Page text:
MANILA – The House of Representatives on Wednesday ratified the bicameral conference committee report on a bill that would regulate the importation, manufacture, sale, packaging, distribution, use, and communication of vaporized nicotine and non-nicotine products, as well as novel tobacco products.
During the plenary session, the chamber approved the final version that reconciles the disagreeing provisions of House Bill 9007 and Senate Bill 2239.
House Deputy Speaker Rufus Rodriguez said the measure aims to offer an alternative for Filipinos who want to quit smoking.
With the enactment of the bill into law, posts, messages, or images by manufacturers, importers, distributors, and retailers that encourage the purchase and use of vape products would be prohibited.
The bill mandates the Department of Health (DOH) to prescribe guidelines on the implementation of smoking and vaping restriction awareness campaigns.
The Department of Trade and Industry (DTI), meanwhile, would consult with the Food and Drug Administration in setting technical standards for the safety, consistency, and quality of vape products.
Manufacturers, distributors, importers, and sellers would then be given an 18-month transitory period from the issuance of the implementing rules and regulations to comply with the requirements of the measure.
This would include the registration of the vape products with the DTI.
The bill provides protection to minors from accessing vape products by setting the minimum allowable age for the purchase, sale, and use of such products to 18 years old.
The DOH earlier expressed strong opposition to the bill, as it is retrogressive and contains several provisions that contradict public health goals and international standards and undermines the country's progress in tobacco control, according to a DOH news release on Sunday.
It said lowering the age of access to vapor products from 21 to 18 years old, allowing flavorings, and permitting advertising and sponsorship strategies would expose the youth to harmful and addictive substances by making vapor products enticing and easily accessible.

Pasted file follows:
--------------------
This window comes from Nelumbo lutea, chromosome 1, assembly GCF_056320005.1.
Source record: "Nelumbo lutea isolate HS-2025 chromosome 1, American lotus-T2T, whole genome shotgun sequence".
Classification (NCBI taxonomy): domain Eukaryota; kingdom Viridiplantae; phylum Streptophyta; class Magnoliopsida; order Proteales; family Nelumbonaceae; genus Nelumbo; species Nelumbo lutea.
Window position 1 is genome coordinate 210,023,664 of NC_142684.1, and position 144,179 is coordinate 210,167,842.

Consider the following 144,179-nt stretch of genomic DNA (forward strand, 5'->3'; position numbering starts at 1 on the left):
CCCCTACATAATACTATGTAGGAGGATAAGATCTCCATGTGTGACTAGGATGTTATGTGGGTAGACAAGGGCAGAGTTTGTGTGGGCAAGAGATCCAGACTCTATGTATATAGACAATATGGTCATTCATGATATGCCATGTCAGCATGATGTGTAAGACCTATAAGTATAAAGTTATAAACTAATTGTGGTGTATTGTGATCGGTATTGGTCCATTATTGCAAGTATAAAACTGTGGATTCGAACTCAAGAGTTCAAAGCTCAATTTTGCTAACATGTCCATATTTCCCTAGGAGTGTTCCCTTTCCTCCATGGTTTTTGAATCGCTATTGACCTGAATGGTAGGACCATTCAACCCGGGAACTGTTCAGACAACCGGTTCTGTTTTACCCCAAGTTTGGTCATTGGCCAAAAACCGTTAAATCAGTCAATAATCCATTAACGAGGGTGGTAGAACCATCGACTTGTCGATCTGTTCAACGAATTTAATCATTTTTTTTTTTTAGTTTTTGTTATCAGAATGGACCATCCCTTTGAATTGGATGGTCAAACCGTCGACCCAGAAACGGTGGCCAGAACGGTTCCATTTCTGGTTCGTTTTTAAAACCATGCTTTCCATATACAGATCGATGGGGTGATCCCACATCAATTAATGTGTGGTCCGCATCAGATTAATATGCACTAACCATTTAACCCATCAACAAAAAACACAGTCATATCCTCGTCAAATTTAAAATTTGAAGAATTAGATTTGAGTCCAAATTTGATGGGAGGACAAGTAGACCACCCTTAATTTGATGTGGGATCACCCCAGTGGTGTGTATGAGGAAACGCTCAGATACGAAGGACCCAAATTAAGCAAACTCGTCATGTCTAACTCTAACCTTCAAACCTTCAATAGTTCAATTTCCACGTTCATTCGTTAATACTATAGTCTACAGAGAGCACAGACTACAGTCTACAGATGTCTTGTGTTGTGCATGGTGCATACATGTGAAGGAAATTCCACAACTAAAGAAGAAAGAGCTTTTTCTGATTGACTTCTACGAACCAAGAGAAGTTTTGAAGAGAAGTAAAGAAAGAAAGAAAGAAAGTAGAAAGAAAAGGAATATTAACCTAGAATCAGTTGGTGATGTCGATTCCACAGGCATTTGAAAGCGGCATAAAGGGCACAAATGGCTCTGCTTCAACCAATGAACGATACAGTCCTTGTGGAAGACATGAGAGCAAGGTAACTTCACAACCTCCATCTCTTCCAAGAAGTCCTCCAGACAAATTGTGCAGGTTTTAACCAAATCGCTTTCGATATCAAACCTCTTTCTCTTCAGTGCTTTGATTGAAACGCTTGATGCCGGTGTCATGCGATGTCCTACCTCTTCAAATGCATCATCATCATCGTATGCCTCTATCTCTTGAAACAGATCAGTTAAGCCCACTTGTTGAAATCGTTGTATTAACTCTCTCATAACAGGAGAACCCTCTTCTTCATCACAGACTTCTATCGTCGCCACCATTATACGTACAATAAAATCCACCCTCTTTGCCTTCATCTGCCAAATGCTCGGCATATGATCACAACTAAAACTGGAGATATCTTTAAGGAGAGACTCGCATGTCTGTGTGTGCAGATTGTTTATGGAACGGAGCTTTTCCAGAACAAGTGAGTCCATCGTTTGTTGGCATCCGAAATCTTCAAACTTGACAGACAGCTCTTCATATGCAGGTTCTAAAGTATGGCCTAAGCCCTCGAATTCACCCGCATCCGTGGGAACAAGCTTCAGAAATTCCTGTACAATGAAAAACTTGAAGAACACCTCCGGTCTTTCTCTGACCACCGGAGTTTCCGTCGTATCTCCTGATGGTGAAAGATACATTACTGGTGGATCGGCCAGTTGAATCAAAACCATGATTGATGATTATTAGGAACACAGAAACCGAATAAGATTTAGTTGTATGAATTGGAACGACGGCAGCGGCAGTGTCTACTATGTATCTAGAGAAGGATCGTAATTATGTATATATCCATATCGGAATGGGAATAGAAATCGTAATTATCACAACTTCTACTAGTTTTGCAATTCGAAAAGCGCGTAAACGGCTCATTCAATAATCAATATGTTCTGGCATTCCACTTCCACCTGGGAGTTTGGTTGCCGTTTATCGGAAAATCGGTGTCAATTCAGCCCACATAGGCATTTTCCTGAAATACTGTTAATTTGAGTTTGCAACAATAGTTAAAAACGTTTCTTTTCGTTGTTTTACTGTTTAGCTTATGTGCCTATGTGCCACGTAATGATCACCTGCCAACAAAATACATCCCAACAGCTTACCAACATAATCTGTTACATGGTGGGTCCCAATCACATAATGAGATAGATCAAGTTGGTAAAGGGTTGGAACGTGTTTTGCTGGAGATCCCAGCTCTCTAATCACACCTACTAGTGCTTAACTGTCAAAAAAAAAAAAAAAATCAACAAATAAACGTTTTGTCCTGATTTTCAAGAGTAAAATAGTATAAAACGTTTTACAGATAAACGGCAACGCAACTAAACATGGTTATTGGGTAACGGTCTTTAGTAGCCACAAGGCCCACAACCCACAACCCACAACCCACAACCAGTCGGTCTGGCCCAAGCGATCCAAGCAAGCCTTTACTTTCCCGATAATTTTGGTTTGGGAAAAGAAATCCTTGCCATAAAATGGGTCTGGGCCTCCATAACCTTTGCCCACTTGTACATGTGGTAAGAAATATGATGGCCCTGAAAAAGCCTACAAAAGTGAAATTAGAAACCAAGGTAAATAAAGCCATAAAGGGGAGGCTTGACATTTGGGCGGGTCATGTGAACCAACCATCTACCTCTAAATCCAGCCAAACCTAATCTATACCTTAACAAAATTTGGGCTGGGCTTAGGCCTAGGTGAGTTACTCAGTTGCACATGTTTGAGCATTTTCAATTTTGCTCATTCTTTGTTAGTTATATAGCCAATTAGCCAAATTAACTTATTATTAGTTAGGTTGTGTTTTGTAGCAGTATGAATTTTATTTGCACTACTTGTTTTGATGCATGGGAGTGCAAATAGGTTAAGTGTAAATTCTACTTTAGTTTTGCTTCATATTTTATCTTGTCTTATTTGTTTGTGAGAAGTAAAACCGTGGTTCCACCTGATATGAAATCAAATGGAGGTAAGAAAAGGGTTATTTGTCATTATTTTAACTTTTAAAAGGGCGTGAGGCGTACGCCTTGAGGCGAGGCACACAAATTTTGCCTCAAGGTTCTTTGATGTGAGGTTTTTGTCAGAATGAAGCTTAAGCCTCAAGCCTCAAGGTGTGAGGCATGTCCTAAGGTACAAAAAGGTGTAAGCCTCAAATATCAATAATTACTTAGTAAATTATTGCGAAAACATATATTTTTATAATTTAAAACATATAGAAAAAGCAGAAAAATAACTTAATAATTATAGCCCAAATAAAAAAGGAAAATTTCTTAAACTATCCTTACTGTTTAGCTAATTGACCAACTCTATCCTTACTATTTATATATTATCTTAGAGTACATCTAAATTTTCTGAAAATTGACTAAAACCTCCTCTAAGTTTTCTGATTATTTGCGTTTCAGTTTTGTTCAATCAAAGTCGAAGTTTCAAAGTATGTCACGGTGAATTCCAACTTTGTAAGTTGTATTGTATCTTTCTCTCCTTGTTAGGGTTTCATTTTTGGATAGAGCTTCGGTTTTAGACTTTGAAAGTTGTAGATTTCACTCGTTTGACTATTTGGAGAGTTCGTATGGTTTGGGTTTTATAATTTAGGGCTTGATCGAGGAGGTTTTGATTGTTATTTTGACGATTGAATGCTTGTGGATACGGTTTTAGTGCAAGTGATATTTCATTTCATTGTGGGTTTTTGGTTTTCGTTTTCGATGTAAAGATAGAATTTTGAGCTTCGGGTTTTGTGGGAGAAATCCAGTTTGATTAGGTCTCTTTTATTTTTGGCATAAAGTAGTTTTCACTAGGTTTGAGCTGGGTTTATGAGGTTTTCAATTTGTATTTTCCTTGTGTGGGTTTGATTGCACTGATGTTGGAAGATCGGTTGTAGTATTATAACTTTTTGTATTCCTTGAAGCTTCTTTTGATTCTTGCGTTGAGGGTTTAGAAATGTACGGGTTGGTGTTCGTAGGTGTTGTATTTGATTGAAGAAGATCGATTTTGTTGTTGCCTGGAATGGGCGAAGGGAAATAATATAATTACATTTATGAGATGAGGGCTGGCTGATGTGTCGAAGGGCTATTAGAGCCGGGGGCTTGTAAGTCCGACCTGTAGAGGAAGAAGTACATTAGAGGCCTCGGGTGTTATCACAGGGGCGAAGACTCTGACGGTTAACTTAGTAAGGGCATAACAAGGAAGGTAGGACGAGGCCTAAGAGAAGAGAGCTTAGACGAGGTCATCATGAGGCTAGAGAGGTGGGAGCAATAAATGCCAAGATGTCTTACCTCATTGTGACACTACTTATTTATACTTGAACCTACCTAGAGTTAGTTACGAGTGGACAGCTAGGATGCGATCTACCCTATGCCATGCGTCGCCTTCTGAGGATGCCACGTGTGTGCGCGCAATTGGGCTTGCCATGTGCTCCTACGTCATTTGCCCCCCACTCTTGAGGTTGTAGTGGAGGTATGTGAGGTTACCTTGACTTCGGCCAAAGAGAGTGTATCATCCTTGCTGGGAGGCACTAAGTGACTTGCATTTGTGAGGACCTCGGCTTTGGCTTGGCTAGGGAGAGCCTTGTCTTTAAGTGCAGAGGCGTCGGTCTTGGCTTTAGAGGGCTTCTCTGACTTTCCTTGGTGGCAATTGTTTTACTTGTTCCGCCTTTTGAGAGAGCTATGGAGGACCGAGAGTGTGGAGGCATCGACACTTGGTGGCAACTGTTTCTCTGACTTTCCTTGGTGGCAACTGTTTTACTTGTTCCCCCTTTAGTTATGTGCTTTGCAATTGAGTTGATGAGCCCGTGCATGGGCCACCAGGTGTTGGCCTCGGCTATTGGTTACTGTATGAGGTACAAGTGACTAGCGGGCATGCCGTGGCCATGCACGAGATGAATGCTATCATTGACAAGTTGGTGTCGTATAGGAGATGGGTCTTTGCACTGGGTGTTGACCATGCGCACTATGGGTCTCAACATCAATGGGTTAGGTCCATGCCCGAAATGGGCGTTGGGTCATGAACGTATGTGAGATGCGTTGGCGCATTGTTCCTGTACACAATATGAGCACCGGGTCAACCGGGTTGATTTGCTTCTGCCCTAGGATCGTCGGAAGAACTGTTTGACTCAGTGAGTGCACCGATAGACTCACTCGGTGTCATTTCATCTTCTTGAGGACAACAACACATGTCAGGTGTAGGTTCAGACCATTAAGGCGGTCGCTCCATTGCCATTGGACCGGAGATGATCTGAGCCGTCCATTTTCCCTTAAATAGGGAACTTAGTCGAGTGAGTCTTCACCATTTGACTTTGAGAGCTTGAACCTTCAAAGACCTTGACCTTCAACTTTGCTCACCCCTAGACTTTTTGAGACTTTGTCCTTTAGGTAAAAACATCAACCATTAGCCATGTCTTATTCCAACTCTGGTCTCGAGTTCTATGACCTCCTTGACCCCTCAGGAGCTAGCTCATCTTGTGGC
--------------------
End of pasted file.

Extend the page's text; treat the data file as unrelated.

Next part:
The DOH maintains that vape products are harmful and not risk-free and should be regulated as health products due to their toxic substances and effects.
Vape liquids and its emission contain chemicals such as nicotine, propylene glycol, carbonyls, and carbon monoxide that are either addictive, toxic or can cause cancer.
Additionally, studies have shown vape use increases the risk of using other known addictive substances such as cigarette, alcohol, and even marijuana.
There is also growing evidence of the harmful effects of using vapes, both to the user and those exposed to its emissions, including its potential to cause cardiovascular diseases, respiratory problems, and explosion injuries.
The agency cited the Global Youth Tobacco Survey, which showed that the prevalence of using electronic cigarettes is increasing among the Filipino youth.
Data showed a 110-percent increase in vape use in just four years -- from 11.7 percent in 2015 to 24.6 percent in 2019.
A recent study conducted by the Philippine Pediatric Society and the Department of Education also showed that the age of initiation of using electronic cigarettes starts at 10 to 15 years old.
The DOH added that this is concerning because several studies noted that the brain’s prefrontal cortex, which is involved in executive and decision-making functions, continues to mature until about the age of 25.
This bill predisposes adolescents and young adults to be more susceptible in initiating smoking and subsequent nicotine addiction.
An overwhelming majority of Filipinos support stringent measures in protecting themselves from the harms of using and exposure to electronic cigarettes, according to a Pulse Asia Survey conducted from Sept. 6 to 11, 2021. (PNA)